It’s Easter and up to 1,000 cars were expected to sail with P&O from Dover between Friday and Sunday.

P&O now acknowledges its refund promise is misleading, Joel Hills explains

Port of Dover will worry about another weekend of gridlock and chaos. Meanwhile P&O continues to lose £1 million a day, everyday that its fleet remains laid-up.

P&O said it hopes to get four of its ships sailing again next week.

A spokesperson said: "From this weekend, P&O Ferries are getting ready to resume services across a number of vital routes.

"P&O has been working closely with regulators to ensure our ships are safe to sail. P&O is looking forward to welcoming back vital services and we expect to have two of our vessels ready to sail on the Dover-Calais route by next week, subject to regulatory signoff, namely both the Pride of Kent and Spirit of Britain between Dover-Calais.

"P&O are also expecting to be able to sail both the European Causeway which runs between Larne and Cairnryan; and the Pride of Hull, which runs services between Hull and Rotterdam.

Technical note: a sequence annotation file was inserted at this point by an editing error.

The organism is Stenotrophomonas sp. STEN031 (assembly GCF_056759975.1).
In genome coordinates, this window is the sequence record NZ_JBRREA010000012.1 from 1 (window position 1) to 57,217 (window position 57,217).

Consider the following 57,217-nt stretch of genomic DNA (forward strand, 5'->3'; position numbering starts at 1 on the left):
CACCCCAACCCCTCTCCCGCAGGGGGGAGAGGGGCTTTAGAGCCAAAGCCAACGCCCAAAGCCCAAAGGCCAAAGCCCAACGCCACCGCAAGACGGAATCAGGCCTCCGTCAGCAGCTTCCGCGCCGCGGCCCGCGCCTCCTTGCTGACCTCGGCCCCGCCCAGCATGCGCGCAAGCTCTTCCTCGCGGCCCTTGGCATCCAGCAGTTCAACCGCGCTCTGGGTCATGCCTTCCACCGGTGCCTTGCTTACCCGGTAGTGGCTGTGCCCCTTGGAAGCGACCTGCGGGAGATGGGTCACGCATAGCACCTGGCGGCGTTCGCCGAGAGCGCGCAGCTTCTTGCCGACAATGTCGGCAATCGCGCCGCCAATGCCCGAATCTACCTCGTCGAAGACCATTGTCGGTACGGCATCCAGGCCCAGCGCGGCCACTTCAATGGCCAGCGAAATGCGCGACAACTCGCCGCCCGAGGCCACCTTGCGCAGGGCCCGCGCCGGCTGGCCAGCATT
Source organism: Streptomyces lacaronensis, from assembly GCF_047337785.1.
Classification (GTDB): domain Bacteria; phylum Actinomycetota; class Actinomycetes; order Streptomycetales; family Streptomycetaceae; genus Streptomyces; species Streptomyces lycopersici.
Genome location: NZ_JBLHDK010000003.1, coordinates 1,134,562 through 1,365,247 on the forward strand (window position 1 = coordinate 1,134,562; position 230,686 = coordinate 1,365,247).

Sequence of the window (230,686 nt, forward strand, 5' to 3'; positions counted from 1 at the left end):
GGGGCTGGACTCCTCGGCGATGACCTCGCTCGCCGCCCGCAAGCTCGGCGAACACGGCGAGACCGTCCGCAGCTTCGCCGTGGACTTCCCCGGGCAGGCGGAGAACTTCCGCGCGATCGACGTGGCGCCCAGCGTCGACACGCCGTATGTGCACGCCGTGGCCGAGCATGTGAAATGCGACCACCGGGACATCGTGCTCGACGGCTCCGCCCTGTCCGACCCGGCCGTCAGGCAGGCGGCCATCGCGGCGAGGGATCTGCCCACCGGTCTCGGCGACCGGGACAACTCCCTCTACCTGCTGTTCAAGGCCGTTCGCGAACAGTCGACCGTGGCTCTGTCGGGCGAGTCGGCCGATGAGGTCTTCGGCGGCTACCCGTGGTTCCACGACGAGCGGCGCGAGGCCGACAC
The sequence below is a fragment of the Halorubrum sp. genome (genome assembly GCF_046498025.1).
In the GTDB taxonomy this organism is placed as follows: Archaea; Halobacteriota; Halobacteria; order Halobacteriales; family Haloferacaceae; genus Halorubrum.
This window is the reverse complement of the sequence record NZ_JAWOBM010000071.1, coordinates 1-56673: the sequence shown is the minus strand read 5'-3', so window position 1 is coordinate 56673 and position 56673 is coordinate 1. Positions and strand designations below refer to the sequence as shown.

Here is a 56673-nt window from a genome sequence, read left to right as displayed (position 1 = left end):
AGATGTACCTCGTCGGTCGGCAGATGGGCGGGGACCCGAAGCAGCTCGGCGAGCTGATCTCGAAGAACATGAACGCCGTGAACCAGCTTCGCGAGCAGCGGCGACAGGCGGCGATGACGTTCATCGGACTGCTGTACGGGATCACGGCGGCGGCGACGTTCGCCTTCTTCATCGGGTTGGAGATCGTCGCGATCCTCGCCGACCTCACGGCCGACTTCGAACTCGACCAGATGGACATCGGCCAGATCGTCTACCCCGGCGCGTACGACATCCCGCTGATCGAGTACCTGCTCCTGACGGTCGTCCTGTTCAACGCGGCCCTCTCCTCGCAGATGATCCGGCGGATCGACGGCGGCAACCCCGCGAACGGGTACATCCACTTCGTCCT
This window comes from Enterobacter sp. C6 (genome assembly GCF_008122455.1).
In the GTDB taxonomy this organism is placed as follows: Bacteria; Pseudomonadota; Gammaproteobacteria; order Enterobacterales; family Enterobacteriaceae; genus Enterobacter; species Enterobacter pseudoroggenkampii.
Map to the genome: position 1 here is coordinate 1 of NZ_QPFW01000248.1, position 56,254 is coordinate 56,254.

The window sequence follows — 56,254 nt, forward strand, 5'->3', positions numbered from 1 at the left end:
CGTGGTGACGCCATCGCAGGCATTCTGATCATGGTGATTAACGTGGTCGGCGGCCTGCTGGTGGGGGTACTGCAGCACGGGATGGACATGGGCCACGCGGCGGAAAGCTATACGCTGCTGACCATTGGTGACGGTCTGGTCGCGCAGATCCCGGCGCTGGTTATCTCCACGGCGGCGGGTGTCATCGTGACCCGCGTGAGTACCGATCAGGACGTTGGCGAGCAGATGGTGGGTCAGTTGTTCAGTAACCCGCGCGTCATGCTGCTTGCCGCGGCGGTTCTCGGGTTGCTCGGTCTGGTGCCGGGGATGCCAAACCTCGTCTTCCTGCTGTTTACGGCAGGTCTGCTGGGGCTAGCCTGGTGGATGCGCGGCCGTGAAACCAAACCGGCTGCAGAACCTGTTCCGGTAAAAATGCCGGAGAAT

"For those customers still affected by wider disruption, we are providing refunds to all passengers booked to travel with us to whom we have not been able to provide alternative services. Customers can contact our customer service team by email or phone for a refund. Anyone who has had their trip disrupted with P&O will also receive a free trip to be used on a future journey with us, that can be taken later in the year.

"We thank our customers for their patience during this time and we apologise to those customers whose journeys have been cancelled and disrupted."

P&O Ferries has accepted that the refund pledge on its website is misleading and says it will be changed.

Customers cannot choose to have a refund. They will only receive money back if P&O cancels their crossing.